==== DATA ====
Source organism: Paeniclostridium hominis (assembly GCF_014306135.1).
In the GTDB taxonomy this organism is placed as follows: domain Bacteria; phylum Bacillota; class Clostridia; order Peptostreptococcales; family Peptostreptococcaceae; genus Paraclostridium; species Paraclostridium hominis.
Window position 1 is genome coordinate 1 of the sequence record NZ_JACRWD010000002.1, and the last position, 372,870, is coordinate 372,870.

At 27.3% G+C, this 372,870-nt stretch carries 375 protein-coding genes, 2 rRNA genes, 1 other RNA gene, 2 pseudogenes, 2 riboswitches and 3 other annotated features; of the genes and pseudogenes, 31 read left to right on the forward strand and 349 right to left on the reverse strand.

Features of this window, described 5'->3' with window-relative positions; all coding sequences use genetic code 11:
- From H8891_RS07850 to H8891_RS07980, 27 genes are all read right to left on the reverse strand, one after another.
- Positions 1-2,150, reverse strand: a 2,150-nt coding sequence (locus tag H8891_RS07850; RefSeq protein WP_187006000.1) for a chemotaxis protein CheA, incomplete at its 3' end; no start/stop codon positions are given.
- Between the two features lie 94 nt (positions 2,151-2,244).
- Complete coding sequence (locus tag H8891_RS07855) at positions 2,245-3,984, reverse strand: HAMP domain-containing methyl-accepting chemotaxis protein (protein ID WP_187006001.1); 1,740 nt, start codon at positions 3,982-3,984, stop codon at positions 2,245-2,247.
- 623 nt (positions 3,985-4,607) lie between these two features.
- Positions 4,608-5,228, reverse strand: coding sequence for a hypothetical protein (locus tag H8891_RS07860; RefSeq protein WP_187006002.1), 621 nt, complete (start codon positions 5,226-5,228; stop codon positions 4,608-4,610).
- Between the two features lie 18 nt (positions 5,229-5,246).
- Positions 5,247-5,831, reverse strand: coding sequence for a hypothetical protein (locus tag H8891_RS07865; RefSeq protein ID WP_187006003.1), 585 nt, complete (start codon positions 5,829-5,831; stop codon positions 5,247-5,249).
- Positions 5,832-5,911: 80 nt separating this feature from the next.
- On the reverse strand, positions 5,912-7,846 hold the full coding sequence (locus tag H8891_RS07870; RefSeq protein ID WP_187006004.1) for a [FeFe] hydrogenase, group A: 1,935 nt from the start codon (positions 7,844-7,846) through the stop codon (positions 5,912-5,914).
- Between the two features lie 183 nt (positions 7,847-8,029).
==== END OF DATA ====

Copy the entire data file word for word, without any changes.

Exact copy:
Source organism: Paeniclostridium hominis (assembly GCF_014306135.1).
In the GTDB taxonomy this organism is placed as follows: domain Bacteria; phylum Bacillota; class Clostridia; order Peptostreptococcales; family Peptostreptococcaceae; genus Paraclostridium; species Paraclostridium hominis.
Window position 1 is genome coordinate 1 of the sequence record NZ_JACRWD010000002.1, and the last position, 372,870, is coordinate 372,870.

At 27.3% G+C, this 372,870-nt stretch carries 375 protein-coding genes, 2 rRNA genes, 1 other RNA gene, 2 pseudogenes, 2 riboswitches and 3 other annotated features; of the genes and pseudogenes, 31 read left to right on the forward strand and 349 right to left on the reverse strand.

Features of this window, described 5'->3' with window-relative positions; all coding sequences use genetic code 11:
- From H8891_RS07850 to H8891_RS07980, 27 genes are all read right to left on the reverse strand, one after another.
- Positions 1-2,150, reverse strand: a 2,150-nt coding sequence (locus tag H8891_RS07850; RefSeq protein WP_187006000.1) for a chemotaxis protein CheA, incomplete at its 3' end; no start/stop codon positions are given.
- Between the two features lie 94 nt (positions 2,151-2,244).
- Complete coding sequence (locus tag H8891_RS07855) at positions 2,245-3,984, reverse strand: HAMP domain-containing methyl-accepting chemotaxis protein (protein ID WP_187006001.1); 1,740 nt, start codon at positions 3,982-3,984, stop codon at positions 2,245-2,247.
- 623 nt (positions 3,985-4,607) lie between these two features.
- Positions 4,608-5,228, reverse strand: coding sequence for a hypothetical protein (locus tag H8891_RS07860; RefSeq protein WP_187006002.1), 621 nt, complete (start codon positions 5,226-5,228; stop codon positions 4,608-4,610).
- Between the two features lie 18 nt (positions 5,229-5,246).
- Positions 5,247-5,831, reverse strand: coding sequence for a hypothetical protein (locus tag H8891_RS07865; RefSeq protein ID WP_187006003.1), 585 nt, complete (start codon positions 5,829-5,831; stop codon positions 5,247-5,249).
- Positions 5,832-5,911: 80 nt separating this feature from the next.
- On the reverse strand, positions 5,912-7,846 hold the full coding sequence (locus tag H8891_RS07870; RefSeq protein ID WP_187006004.1) for a [FeFe] hydrogenase, group A: 1,935 nt from the start codon (positions 7,844-7,846) through the stop codon (positions 5,912-5,914).
- Between the two features lie 183 nt (positions 7,847-8,029).